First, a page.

Many business partners, including Wells Fargo, US Bank, and employees donate to the JB Brown Fund, an effort between USA Properties and LifeSTEPS, a social services provider at many USA Properties’ communities. The grassroots organization, which has raised almost $600,000 during the first five years, helps residents attend college, deal with financial hardships and participate in youth sports.

“It really started with my father, who knew social programs were integral to a community’s success,” Brown said. “We’ve evolved with LifeSTEPS, helping families and seniors.”

USA Properties has embraced other efforts that improve the quality of the apartment communities and the quality of life for residents. The latest effort is a focus on developing aging-in-place communities.

“It’s consistent with our mission,” Brown said of aging-in-place efforts for seniors, where residents can remain in their homes. USA Properties is one of the nation’s 20-largest providers of senior housing. “We always want to serve their needs.”

USA Properties is also committed to energy-efficient technology, including solar-panel systems. About one-fourth of the companies  including all recent projects –have solar panels.

“Any company looking to grow  better be innovative,” Brown said. “We always want to stay ahead of the curve.”

About USA Properties Fund Inc.

USA Properties Fund Inc. (USA), a California corporation, is a privately owned real estate development organization specializing in the creation of outstanding apartment communities. Founded in 1981 and headquartered in Roseville, USA Properties Fund provides a full range of capabilities for community development, including financing, development, construction services, rehabilitation and property management. Our values, leadership and team structure reflect our success with the development/construction and acquisition/rehabilitation of more than 12,500 units of family and senior apartment communities in 95 communities throughout California and Nevada. For more information, please visit


Vintage Aliso offers 202 apartments with numerous high-quality amenities, close to shopping

ALISO VIEJO – USA Properties Fund Inc., one of the largest affordable community developer-owner-managers in the West, in partnership with Foundation for Affordable Housing, a Laguna Beach-based nonprofit organization, will begin construction on a much-needed affordable senior community in Aliso Viejo, a city in southern Orange County.

The partnership recently acquired the four-acre parcel from the Capistrano Unified School District. Located at 2C Liberty near the southwest corner of Aliso Viejo Parkway and Liberty, Vintage Aliso will be close to shopping centers, a public park, a county library branch and within a half-mile of public transit, an always important issue for seniors.


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SACRAMENTO – Next Move is excited to announce the grand reopening of the Next Move Family Shelter Campus, an emergency homeless shelter on Parker Avenue, after major renovations were made to accommodate more needy families.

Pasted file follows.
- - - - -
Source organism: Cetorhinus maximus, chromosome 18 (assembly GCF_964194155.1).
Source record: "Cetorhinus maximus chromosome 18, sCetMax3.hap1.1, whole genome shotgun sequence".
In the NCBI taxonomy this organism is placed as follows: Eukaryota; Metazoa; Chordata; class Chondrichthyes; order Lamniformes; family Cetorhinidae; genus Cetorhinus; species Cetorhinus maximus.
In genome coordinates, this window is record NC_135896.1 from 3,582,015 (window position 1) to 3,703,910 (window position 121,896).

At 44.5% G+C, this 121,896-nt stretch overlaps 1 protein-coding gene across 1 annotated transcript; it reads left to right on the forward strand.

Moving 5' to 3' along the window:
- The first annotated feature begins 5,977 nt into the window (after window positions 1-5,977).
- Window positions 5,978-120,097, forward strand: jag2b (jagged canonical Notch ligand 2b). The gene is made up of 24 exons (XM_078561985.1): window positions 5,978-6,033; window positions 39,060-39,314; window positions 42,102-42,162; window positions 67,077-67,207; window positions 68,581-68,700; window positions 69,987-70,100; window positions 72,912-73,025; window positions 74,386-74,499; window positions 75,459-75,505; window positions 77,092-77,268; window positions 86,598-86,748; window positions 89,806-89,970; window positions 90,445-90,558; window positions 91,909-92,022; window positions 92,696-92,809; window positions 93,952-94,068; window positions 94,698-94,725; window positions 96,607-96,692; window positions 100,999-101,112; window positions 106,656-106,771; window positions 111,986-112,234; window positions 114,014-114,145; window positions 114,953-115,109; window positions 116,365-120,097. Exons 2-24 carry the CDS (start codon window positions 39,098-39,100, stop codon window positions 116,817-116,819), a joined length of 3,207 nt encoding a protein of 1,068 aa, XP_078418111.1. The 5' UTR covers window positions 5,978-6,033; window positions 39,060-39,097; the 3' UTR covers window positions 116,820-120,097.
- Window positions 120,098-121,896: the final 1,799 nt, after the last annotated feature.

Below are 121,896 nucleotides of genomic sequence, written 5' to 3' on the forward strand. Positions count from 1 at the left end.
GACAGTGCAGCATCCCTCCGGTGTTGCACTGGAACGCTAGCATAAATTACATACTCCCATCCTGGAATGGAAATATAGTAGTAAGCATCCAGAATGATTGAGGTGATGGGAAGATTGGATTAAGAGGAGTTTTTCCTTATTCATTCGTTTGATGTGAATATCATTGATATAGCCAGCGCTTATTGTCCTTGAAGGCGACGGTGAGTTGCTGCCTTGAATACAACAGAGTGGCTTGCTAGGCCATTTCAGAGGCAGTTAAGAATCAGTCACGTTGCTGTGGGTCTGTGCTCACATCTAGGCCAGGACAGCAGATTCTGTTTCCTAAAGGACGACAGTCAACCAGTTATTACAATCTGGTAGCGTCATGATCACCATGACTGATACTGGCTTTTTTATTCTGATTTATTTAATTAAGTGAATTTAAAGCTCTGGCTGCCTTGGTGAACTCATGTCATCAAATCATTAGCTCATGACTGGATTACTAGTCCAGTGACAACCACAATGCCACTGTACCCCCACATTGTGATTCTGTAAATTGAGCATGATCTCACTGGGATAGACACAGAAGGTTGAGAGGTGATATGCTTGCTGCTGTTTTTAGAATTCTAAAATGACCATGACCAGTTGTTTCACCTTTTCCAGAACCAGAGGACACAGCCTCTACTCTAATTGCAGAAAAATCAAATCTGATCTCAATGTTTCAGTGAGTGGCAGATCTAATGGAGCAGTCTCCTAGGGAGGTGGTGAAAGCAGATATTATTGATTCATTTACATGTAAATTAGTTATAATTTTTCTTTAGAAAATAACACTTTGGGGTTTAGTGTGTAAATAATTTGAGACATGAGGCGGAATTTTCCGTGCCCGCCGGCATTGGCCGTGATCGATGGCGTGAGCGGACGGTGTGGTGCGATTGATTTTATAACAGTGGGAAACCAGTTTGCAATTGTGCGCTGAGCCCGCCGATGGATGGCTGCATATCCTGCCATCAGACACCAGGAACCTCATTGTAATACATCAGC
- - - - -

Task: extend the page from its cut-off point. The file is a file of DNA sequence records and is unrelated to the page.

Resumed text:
“The renovations made here in such a short time are astounding. It speaks volumes to the commitment and dedication of our community partners to help Sacramento families in need,” said Carolyn Brodt, President and CEO of Next Move Sacramento. "The new upgrades to the shelter will allow us to serve more families and provide them with a stable and thriving environment every night.”

In addition to new family and living quarters, the shelter will add three classrooms, a commercial kitchen, a dining room, a computer lab and new space for the Head Start Program.  

Construction was funded through a $1 million State of California EHAP CD grant, an additional $1 million donation from Goodwill, the coordination of USA Properties Fund to provide $500,000 worth of in-kind donations through its valued trade partners and Next Move’s contribution of $300,000 through fundraisers and private donations. 

“HomeAid’s building team and community partners stepped up and today our community is better for the exceptional efforts of these groups,” said Beth Kang, Executive Director of HomeAid Sacramento, which helped secure grant funding and coordinate builders.

A recent survey by Sacramento Steps Forward found there are 2,538 homeless people in Sacramento County. One third live without any shelter. The number of homeless families increased by nearly one third from 2009 to 2013.

“USA Properties Fund is proud to have partnered with Next Move and HomeAid Sacramento in the transformation of the Parker Avenue Campus.  We are excited to add 30 beds to this facility.  As an affordable housing provider, USA understands and supports the need for transitional housing and is concerned with those who have been displaced,” said Michael McCleery, Senior Vice President of USA Properties Fund. “USA Properties Fund thanks our committed industry partners who have given so much in completion of this project.  Without their dedication and community spirit, the project would not be feasible.”

The shelter opened its doors on Parker Avenue in 1974 and provided emergency housing for 25 people in six rooms. A 1986 expansion more than doubled the number of rooms and allowed the shelter to host 55 individuals each night.

“With additional capacity, Next Move can better serve a critical need in our community and keep more families together. Goodwill is proud to help make it happen,” said Joseph Mendez, CEO of Goodwill Industries of Sacramento Valley and Northern Nevada.

With the new and renovated buildings, 30 new beds will allow Next Move to house a total of 85 people each night. 

The shelter is one of two facilities in the Sacramento area that allows entire families to stay together in one room.